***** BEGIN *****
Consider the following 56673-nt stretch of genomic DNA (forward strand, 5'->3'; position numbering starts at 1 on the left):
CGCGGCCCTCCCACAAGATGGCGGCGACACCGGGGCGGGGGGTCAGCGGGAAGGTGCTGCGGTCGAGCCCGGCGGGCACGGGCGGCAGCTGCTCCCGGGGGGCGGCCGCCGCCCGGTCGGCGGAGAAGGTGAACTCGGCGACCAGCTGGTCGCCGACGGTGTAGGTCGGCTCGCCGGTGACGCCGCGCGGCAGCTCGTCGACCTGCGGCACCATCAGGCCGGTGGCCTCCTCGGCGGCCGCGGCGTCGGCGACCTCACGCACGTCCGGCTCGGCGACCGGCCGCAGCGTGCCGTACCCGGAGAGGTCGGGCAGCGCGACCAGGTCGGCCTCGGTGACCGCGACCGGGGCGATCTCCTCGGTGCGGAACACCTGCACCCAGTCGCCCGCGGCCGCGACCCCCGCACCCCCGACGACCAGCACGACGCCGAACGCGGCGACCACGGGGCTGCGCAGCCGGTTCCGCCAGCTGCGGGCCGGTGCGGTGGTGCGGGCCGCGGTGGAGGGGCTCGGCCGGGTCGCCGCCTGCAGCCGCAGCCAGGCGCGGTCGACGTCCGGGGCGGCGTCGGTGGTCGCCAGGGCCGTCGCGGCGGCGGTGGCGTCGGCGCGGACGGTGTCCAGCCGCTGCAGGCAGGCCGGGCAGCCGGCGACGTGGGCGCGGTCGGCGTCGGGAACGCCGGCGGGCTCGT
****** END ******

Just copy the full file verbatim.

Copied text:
Consider the following 56673-nt stretch of genomic DNA (forward strand, 5'->3'; position numbering starts at 1 on the left):
CGCGGCCCTCCCACAAGATGGCGGCGACACCGGGGCGGGGGGTCAGCGGGAAGGTGCTGCGGTCGAGCCCGGCGGGCACGGGCGGCAGCTGCTCCCGGGGGGCGGCCGCCGCCCGGTCGGCGGAGAAGGTGAACTCGGCGACCAGCTGGTCGCCGACGGTGTAGGTCGGCTCGCCGGTGACGCCGCGCGGCAGCTCGTCGACCTGCGGCACCATCAGGCCGGTGGCCTCCTCGGCGGCCGCGGCGTCGGCGACCTCACGCACGTCCGGCTCGGCGACCGGCCGCAGCGTGCCGTACCCGGAGAGGTCGGGCAGCGCGACCAGGTCGGCCTCGGTGACCGCGACCGGGGCGATCTCCTCGGTGCGGAACACCTGCACCCAGTCGCCCGCGGCCGCGACCCCCGCACCCCCGACGACCAGCACGACGCCGAACGCGGCGACCACGGGGCTGCGCAGCCGGTTCCGCCAGCTGCGGGCCGGTGCGGTGGTGCGGGCCGCGGTGGAGGGGCTCGGCCGGGTCGCCGCCTGCAGCCGCAGCCAGGCGCGGTCGACGTCCGGGGCGGCGTCGGTGGTCGCCAGGGCCGTCGCGGCGGCGGTGGCGTCGGCGCGGACGGTGTCCAGCCGCTGCAGGCAGGCCGGGCAGCCGGCGACGTGGGCGCGGTCGGCGTCGGGAACGCCGGCGGGCTCGT